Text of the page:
Immediate Payment Annuity

Definition of 'Immediate Payment Annuity'


An annuity contract that is purchased with a single lump-sum payment and in exchange, pays a guaranteed income that starts almost immediately. An immediate payment annuity is especially suitable for retirees who are concerned about outliving their savings. However, one disadvantage is that an immediate payment annuity is irreversible once it has been purchased. This may pose a problem should the annuitant need a large sum to deal with an emergency.

Investopedia explains 'Immediate Payment Annuity'


Another large drawback of an immediate payment annuity is that it is terminated upon death of the annuitant. This means that in the event of the annuitant's premature death, the size of the estate left to his or her heirs may be much smaller than it would have been if the immediate payment annuity had not been purchased. Since the annuity payments are terminated upon the death of the annuitant, financial planners do not recommend this type of annuity for retirees who are not in good health.


Filed Under: ,

comments powered by Disqus
Hot Definitions
  1. Benchmark Bond

    A bond that provides a standard against which the performance of other bonds can be measured. Government bonds are almost always used as benchmark bonds. Also referred to as "benchmark issue" or "bellwether issue".
  2. Market Capitalization

    The total dollar market value of all of a company's outstanding shares. Market capitalization is calculated by multiplying a company's shares outstanding by the current market price of one share. The investment community uses this figure to determine a company's size, as opposed to sales or total asset figures.
  3. Oil Reserves

    An estimate of the amount of crude oil located in a particular economic region. Oil reserves must have the potential of being extracted under current technological constraints. For example, if oil pools are located at unattainable depths, they would not be considered part of the nation's reserves.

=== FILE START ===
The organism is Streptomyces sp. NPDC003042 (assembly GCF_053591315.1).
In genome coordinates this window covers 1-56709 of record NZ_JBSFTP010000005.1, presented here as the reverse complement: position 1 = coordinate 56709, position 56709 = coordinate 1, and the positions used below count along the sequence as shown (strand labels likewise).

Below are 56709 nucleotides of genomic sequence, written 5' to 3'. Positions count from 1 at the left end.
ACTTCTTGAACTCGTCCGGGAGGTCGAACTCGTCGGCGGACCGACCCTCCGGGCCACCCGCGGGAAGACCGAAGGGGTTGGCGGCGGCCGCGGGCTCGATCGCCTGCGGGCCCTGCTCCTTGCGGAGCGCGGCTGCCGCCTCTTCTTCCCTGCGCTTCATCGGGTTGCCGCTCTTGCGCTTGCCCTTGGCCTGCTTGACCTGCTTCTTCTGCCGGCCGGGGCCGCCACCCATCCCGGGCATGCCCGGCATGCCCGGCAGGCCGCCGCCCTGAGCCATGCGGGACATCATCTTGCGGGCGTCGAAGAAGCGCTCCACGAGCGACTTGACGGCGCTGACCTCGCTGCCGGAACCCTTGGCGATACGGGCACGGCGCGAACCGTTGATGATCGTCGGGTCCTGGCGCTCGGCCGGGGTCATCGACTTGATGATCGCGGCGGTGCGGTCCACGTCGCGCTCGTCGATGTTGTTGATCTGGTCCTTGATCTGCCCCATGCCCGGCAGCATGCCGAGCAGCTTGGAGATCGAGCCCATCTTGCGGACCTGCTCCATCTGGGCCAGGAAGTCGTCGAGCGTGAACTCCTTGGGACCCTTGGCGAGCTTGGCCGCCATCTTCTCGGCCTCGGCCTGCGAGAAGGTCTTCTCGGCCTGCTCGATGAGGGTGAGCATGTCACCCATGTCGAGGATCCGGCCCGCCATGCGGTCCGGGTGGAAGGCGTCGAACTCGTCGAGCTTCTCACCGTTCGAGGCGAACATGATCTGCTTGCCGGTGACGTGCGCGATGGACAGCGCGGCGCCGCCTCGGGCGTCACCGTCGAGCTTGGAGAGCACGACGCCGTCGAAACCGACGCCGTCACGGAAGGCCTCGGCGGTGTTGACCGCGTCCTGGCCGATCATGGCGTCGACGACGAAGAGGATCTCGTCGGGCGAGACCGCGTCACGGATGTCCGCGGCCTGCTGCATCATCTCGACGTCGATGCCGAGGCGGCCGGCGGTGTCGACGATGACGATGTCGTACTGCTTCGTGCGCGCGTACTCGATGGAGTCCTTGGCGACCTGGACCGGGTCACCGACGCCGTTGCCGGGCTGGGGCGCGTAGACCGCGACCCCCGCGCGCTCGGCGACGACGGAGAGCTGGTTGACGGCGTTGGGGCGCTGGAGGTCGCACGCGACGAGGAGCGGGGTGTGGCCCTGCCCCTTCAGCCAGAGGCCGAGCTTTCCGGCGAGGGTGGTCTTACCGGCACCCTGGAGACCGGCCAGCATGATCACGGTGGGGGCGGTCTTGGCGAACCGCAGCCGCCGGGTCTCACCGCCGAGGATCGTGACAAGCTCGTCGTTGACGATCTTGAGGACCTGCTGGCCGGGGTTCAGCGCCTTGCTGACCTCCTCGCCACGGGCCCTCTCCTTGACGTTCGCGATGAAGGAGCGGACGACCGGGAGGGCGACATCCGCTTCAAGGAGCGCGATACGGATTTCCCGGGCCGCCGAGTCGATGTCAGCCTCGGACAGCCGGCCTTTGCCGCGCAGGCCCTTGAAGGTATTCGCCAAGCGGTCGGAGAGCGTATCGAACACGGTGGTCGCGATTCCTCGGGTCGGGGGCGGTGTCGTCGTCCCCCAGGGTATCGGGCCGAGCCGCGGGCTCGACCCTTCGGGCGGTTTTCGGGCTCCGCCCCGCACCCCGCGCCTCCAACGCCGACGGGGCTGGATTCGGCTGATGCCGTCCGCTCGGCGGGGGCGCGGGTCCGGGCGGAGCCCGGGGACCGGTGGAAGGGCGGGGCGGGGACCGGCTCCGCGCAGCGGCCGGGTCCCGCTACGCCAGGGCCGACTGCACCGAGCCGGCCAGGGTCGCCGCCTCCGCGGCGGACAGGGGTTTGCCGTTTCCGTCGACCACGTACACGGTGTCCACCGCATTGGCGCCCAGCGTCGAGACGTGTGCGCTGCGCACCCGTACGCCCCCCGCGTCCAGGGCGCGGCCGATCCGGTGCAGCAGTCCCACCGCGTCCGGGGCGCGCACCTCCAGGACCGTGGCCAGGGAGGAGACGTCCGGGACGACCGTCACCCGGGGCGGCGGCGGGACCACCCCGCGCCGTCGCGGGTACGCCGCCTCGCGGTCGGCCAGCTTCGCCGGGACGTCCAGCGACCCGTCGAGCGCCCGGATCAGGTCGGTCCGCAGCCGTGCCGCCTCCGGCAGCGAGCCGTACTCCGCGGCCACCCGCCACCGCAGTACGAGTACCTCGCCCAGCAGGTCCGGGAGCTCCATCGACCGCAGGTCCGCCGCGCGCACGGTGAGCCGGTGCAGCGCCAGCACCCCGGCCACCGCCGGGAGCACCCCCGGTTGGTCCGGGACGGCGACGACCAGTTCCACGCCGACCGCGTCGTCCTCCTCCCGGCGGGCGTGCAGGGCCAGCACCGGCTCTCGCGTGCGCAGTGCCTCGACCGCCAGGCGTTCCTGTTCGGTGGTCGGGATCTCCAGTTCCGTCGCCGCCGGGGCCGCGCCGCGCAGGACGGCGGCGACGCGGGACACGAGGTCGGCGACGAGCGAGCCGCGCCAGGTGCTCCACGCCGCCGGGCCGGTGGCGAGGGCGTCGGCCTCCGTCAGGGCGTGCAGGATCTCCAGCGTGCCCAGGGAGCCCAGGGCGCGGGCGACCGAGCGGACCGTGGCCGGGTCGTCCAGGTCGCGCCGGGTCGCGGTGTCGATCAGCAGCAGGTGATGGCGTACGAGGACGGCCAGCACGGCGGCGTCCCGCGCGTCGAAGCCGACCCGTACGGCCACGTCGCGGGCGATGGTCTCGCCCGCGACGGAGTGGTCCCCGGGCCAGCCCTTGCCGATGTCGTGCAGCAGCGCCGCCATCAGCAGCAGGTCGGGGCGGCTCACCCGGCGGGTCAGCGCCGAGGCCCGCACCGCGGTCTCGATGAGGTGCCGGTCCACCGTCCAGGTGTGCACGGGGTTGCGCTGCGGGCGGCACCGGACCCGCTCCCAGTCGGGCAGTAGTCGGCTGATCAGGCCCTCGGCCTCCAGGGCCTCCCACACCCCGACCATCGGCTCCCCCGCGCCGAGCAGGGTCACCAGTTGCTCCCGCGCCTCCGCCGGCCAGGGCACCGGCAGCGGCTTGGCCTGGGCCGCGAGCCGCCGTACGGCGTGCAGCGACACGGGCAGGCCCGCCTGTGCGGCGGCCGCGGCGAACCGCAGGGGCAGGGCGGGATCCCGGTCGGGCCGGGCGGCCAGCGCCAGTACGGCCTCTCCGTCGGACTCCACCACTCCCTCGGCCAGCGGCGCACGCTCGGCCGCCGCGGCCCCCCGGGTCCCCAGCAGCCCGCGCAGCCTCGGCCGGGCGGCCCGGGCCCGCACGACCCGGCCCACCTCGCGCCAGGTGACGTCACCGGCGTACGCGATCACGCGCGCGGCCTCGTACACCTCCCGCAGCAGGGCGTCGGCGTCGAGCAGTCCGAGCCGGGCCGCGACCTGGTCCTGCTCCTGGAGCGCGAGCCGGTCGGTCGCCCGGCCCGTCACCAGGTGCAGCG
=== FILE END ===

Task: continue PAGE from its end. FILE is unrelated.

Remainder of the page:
4. Joint Venture - JV

    A business arrangement in which two or more parties agree to pool their resources for the purpose of accomplishing a specific task. This task can be a new project or any other business activity. In a joint venture (JV), each of the participants is responsible for profits, losses and costs associated with it.
  5. Aggregate Risk

    The exposure of a bank, financial institution, or any type of major investor to foreign exchange contracts - both spot and forward - from a single counterparty or client. Aggregate risk in forex may also be defined as the total exposure of an entity to changes or fluctuations in currency rates.
  6. Organic Growth

    The growth rate that a company can achieve by increasing output and enhancing sales. This excludes any profits or growth acquired from takeovers, acquisitions or mergers. Takeovers, acquisitions and mergers do not bring about profits generated within the company, and are therefore not considered organic.
Trading Center